Zoe Litaker opens “Durham Dances” at The Fruit on October 19th in conjunction with The North Carolina Dance Festival.
This is the culmination of a project that Litaker conceived more than three years ago. She has been adding to it bit by bit for those years with no funding, but lots of conviction. Litaker has been passionate about photographing dancers since her years in Seattle.
During that era when her primary medium was collage, she was also photographing students of the Pacific Northwest Ballet–Zoe had connected through a friend who had kids there.
Litaker told me her first set-piece dancer shoot was with ShaLeigh Dance Works, according to their website, “a diverse ensemble that consists of some of Durham’s most brilliant performers and creators ranging in genres from theatre, performance art, heels, drag, martial art, and contemporary ballet.” They shot in the woods with Zoe, who staged them with black balloons and antique mirrors.
As this project developed and coalesced, Litaker realized it was about Durham and the vibrant Durham dance community. Zoe estimated that she did thirty-five dancer shoots over the last three years. And while they were far flung, from Las Vegas to New Orleans, the core of the work was in Durham–only photographs with a connection to Durham will be included in the show and the book. (See some of the dancers in other places on her Instagram.)
The project’s pace has quickened as the publishing and exhibition deadline approaches and the last two months have seen Litaker and Durham’s dancers do more than a dozen shoots.
As Litaker progressed and the project evolved, there were no props. It was just the dancers and the environment, the landscape, ubran, rural, or anywhere on the Durham panorama in between.
The Durham locations are what stands out. Litaker photographed her subjects everywhere from the middle of Main Street, and with many a Durham mural, to the skate park, the iconic Durham burger joint, “King’s”, and the location of the Civil War’s final surrender, Bennett Place.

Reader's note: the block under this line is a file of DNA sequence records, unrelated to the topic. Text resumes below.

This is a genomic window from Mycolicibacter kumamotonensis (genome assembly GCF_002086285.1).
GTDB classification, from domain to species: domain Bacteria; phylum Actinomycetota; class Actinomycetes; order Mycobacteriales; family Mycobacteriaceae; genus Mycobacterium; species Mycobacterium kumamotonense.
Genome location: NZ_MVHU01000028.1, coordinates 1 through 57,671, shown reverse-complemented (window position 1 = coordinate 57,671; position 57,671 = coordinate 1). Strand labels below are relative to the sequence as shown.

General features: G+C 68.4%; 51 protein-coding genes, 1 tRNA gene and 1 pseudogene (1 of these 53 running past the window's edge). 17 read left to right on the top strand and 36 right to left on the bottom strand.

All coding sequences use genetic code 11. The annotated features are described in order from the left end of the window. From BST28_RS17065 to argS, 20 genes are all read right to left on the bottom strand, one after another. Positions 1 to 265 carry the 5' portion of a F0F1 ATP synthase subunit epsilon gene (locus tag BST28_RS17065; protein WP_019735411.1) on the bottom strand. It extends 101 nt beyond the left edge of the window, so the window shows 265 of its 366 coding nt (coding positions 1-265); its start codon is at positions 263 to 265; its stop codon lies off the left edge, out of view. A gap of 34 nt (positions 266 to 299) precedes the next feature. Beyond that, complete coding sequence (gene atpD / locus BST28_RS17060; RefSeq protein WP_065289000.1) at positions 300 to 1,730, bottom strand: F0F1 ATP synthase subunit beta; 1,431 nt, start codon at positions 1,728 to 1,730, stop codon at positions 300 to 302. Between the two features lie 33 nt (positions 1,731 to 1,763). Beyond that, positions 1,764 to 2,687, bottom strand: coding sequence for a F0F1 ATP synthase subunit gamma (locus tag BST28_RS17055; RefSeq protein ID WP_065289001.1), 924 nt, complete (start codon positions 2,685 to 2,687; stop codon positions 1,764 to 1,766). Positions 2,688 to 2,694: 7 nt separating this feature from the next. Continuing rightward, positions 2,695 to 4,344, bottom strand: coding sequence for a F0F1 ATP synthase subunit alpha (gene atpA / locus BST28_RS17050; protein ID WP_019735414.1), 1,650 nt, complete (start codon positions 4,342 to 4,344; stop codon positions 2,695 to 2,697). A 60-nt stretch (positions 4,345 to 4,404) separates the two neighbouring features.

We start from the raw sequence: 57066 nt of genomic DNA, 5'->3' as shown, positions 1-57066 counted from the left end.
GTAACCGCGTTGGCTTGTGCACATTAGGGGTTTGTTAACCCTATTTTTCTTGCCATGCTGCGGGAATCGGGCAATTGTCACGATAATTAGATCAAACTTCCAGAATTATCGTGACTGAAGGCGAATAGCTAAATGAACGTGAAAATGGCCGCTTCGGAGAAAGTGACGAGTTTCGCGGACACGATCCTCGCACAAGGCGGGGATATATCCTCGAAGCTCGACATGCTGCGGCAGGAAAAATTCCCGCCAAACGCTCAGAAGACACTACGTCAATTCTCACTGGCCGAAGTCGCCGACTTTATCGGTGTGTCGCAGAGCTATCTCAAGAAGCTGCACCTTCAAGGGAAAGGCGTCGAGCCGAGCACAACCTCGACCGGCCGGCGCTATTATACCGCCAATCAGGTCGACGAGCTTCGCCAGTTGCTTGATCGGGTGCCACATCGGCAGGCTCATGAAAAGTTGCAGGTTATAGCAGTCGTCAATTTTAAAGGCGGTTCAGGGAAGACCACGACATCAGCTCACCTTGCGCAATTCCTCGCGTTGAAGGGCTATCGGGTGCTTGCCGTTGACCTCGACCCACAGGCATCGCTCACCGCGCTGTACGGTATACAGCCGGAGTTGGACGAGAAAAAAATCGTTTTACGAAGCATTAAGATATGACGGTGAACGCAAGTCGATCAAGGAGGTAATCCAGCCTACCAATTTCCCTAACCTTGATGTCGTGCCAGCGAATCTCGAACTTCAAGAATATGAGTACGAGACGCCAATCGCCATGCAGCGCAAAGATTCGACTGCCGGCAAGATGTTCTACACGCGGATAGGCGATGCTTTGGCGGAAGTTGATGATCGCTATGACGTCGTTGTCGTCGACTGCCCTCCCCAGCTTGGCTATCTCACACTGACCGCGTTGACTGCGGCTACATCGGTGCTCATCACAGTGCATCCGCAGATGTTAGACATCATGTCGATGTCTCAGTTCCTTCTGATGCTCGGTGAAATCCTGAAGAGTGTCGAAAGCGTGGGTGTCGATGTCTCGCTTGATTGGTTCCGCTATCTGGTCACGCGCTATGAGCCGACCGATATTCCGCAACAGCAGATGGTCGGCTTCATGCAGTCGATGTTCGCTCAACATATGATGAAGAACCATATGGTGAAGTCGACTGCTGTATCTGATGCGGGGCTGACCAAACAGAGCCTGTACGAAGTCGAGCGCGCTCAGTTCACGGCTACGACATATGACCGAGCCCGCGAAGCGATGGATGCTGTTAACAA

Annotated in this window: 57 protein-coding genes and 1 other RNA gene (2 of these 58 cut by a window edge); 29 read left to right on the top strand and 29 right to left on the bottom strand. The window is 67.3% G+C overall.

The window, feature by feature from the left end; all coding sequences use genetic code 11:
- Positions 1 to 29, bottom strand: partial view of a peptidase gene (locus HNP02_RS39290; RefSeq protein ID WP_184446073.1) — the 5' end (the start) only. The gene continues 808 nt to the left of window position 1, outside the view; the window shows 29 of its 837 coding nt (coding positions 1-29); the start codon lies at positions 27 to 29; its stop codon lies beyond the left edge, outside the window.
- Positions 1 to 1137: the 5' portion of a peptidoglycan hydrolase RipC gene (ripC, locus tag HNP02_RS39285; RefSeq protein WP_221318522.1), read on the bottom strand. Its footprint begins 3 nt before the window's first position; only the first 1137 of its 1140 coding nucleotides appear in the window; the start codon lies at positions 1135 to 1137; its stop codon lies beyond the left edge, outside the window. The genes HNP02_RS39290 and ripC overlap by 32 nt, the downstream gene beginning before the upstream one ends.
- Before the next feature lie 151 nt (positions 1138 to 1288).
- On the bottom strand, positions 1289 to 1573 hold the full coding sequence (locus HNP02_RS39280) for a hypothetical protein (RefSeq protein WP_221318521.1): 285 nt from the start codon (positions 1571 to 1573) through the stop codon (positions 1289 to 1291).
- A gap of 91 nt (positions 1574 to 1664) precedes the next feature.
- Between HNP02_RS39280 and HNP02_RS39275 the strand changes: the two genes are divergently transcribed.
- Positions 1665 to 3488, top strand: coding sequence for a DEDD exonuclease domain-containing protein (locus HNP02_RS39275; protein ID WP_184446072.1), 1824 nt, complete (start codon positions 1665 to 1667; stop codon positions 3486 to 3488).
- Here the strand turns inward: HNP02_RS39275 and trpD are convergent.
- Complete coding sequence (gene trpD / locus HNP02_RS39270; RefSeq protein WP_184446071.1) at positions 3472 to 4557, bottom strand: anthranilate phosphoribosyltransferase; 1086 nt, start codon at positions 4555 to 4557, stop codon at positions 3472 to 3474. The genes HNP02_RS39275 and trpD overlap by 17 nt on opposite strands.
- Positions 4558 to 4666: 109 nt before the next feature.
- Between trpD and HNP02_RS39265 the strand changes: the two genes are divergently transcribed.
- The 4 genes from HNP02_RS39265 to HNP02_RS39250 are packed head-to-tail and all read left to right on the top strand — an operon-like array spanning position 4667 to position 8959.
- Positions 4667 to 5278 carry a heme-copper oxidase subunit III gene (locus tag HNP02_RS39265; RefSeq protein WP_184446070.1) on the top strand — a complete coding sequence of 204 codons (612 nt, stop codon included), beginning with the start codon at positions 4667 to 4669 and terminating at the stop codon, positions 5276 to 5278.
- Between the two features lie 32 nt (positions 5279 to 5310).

Litaker wants the book to promote Durham and our dance community. She photographed the Big Red Dance Project, the NC Youth Tap Ensemble, Swagga Muffins, The Bipeds, and many more. The types of dancers featured range from Samba to Belly, Urban to Swing, Zouk to Contemporary, Modern to Lyra, Indian to Tap, to Drag, Fire, and Break dancing… as diverse as Durham.
Zoe told me, “I am so blessed with the dancers in this area. It just worked out so beautifully. Dancers are willing to go beyond.”
This allowed Litaker to have an intense focus on “making it (the work) as good as possible.” She wrestled with locations and meaning. She looked at Durham as layered and nuanced, rather than a simple flat expression of itself now. Zoe forced herself to pick exactly one photo and no more from each shoot.
The Durham Dances book will be extremely minimalist, featuring Litaker’s starkly expressive photos. The words of the dancers themselves are at Litaker’s blog, along with many more photos.
The Fruit, graciously standing in for The Carrack–which closed before Litaker could exhibit, is taking zero commission on the show. The individual photos are available as prints here.
An opening for the Durham Dances book will be held on October 19th in conjunction with the NC Dance Festival at The Fruit, #305 South Dillard Street, Durham.
5:30pm Book Signing and Show Opening
6:15pm Short Performances
8:00pm NC Dance Festival